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Chapter 1

Values Andreas Aase, University of Agder Once upon a time, the nations of the world were invited to write a book about the elephant. The Germans, being both punctual and thorough, published a twelve volume work before the deadline entitled A Short Introduction to the Life of Elephants. In succession, the French published The Elephant and L’Amour, the Danish 101 Ways to Cook an Elephant, the British The Elephant and the Empire, and the Americans How I Shot an Elephant. Last, but not least, the Norwegians published their contribution: Norway: Its Land and Its People. This joke illustrates what many seem to think is a distinctly Norwegian endeavour: a self-centred discussion of Norway and Norwegian culture. Living in a small and relatively new nation, located on the edge of the European continent, Norwegians seem to be in acute need of defining their values and their identity. And they have been given plenty of opportunities to do so. Four occasions stand out: the two referendums in 1972 and 1994 when the Norwegian population voted against joining the European Union, the Olympic winter games in Lillehammer in 1994, and the centenary of the dissolution of the union with Sweden in 2005. After the Olympics in 1994, Norwegian writer Inge Eidsvåg proposed three values he thought the majority of the population would recognise as theirs: equality, moderation and nearness to nature. The purpose of this chapter is to examine the meaning, the historical background and the present day relevance of these three values.1 1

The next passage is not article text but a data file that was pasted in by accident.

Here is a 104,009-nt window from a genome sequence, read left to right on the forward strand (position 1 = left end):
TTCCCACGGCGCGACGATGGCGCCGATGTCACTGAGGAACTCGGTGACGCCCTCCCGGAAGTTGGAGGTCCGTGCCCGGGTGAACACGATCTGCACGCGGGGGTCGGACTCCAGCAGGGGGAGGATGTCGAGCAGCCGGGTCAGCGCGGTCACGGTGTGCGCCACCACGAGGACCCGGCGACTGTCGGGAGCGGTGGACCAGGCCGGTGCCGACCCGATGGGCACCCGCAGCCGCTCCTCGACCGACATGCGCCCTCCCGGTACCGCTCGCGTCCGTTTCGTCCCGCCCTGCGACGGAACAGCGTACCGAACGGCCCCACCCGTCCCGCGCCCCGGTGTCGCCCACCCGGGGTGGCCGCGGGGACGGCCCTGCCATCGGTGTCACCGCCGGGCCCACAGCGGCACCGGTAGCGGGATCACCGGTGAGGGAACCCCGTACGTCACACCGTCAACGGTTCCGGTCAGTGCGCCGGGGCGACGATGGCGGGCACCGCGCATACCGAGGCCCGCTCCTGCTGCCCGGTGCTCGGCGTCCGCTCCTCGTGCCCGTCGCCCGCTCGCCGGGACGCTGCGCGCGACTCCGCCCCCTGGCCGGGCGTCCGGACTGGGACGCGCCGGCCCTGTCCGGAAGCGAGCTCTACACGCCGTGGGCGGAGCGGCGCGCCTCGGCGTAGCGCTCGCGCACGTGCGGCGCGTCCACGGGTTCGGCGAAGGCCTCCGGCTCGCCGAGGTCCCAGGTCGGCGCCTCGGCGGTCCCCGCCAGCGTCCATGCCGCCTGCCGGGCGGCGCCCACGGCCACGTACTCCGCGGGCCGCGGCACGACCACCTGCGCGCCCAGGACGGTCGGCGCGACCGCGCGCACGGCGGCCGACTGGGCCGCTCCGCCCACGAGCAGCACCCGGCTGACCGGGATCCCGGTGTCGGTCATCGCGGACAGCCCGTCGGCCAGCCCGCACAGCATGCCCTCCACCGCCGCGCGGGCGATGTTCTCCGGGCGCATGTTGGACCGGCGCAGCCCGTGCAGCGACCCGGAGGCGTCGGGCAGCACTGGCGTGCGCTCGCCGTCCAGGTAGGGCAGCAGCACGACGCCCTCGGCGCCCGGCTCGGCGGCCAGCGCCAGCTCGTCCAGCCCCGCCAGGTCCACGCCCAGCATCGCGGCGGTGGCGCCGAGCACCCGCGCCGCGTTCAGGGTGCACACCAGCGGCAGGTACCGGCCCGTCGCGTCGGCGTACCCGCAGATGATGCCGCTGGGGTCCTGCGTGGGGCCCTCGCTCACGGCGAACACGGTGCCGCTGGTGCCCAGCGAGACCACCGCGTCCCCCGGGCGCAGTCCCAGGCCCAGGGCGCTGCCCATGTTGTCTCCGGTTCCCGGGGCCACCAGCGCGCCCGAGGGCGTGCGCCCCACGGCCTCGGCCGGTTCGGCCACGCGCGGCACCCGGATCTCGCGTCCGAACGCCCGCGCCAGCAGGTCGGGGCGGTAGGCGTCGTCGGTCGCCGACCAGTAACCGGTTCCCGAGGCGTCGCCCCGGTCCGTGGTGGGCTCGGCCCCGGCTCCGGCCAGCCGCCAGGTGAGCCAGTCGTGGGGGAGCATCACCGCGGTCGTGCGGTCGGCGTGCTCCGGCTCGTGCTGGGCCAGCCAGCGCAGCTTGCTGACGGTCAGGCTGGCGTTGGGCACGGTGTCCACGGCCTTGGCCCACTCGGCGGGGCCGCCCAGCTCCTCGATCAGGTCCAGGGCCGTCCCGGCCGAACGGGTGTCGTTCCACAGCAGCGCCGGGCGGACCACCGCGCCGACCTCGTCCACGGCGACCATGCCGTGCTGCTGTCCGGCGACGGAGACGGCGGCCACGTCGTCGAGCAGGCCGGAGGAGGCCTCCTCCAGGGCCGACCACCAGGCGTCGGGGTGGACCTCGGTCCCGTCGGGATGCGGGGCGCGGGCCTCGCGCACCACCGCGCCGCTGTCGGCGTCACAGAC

Eidsvåg, I. (1994). Den norske folkesjelen – finnes den? På norske vinger, (5), 12.

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Equality Norway has been considered to be a country where egalitarian values have had greater success than elsewhere. This means that Norwegians have been receptive to trends emphasising factors such as codetermination, integration and economic equality. Visitors to Norway are often surprised by the relatively small differences in income between rich and poor, the generous grants from the state to students and families with children, and the extent to which children with special needs have been integrated in our schools, and these are just a few examples. Political scientist Bernt Hagtvet made this comment in Aftenposten in April 2004: ‘The quest for equality is distinctly Norwegian. If you go to Britain, you discover the immense amount of energy people use in order to create distance between one another.’ In Norway he finds an easy-going atmosphere between members of different classes in society, and between those who govern and those governed. Hagtvet elaborates, ‘I can send an email to our prime minister if I want to. Norway is the most transparent society in Europe. This is a triumph’. How, then, do historians explain this Norwegian preference for egalitarian values? Here are two explanations. First of all, in a very long-term historical perspective, Norway stands out in European history as a country where feudalism never had any real success. With certain exceptions (the expansive farmlands in the east and parts of Trøndelag) Norwegian rural society has been characterised by considerable social equality, and so differs from rural Europe as a whole. The Norwegian author Bjørnstjerne Bjørnson (1832–1910) wrote that ‘Norway is a country of houses and cottages, but no castles’. This absence of an aristocratic upper class can be partially explained through its geography. In most parts of the country, the landscape does not support farming on a large scale. Flying over Norway, you will see mountains, lakes, fjords, glaciers, forests and small islands. The lack of arable land is striking. Today, less than 3% of Norway is cultivated. Consequently, in this long-term historical perspective, Norway was sparsely populated, and it was difficult for rich farmers to mobilise poor farmers to work in their fields and pay land taxes in ways characteristic of feudal societies elsewhere in Europe. The typical rural pattern in Norway 14